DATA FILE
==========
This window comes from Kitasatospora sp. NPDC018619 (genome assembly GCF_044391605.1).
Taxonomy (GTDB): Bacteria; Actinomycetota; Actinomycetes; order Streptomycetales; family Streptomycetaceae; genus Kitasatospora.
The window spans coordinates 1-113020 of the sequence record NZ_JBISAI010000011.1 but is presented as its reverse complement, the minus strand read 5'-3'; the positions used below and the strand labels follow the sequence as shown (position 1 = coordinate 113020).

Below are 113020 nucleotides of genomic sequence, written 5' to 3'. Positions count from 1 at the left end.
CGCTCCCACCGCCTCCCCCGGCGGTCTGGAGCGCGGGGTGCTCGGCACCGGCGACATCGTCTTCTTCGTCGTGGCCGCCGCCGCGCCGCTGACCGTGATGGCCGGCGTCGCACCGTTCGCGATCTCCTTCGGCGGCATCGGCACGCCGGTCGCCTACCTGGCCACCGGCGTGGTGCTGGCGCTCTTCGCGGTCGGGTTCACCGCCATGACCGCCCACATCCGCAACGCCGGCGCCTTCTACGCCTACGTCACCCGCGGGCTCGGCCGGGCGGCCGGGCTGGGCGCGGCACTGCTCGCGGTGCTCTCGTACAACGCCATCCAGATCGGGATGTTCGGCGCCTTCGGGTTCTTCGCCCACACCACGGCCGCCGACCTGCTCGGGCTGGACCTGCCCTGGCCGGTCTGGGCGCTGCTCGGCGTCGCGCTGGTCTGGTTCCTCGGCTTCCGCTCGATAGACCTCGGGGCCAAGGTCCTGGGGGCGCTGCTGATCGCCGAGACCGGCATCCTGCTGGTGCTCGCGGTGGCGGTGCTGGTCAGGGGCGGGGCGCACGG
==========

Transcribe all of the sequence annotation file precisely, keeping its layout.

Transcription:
This window comes from Kitasatospora sp. NPDC018619 (genome assembly GCF_044391605.1).
Taxonomy (GTDB): Bacteria; Actinomycetota; Actinomycetes; order Streptomycetales; family Streptomycetaceae; genus Kitasatospora.
The window spans coordinates 1-113020 of the sequence record NZ_JBISAI010000011.1 but is presented as its reverse complement, the minus strand read 5'-3'; the positions used below and the strand labels follow the sequence as shown (position 1 = coordinate 113020).

Below are 113020 nucleotides of genomic sequence, written 5' to 3'. Positions count from 1 at the left end.
CGCTCCCACCGCCTCCCCCGGCGGTCTGGAGCGCGGGGTGCTCGGCACCGGCGACATCGTCTTCTTCGTCGTGGCCGCCGCCGCGCCGCTGACCGTGATGGCCGGCGTCGCACCGTTCGCGATCTCCTTCGGCGGCATCGGCACGCCGGTCGCCTACCTGGCCACCGGCGTGGTGCTGGCGCTCTTCGCGGTCGGGTTCACCGCCATGACCGCCCACATCCGCAACGCCGGCGCCTTCTACGCCTACGTCACCCGCGGGCTCGGCCGGGCGGCCGGGCTGGGCGCGGCACTGCTCGCGGTGCTCTCGTACAACGCCATCCAGATCGGGATGTTCGGCGCCTTCGGGTTCTTCGCCCACACCACGGCCGCCGACCTGCTCGGGCTGGACCTGCCCTGGCCGGTCTGGGCGCTGCTCGGCGTCGCGCTGGTCTGGTTCCTCGGCTTCCGCTCGATAGACCTCGGGGCCAAGGTCCTGGGGGCGCTGCTGATCGCCGAGACCGGCATCCTGCTGGTGCTCGCGGTGGCGGTGCTGGTCAGGGGCGGGGCGCACGG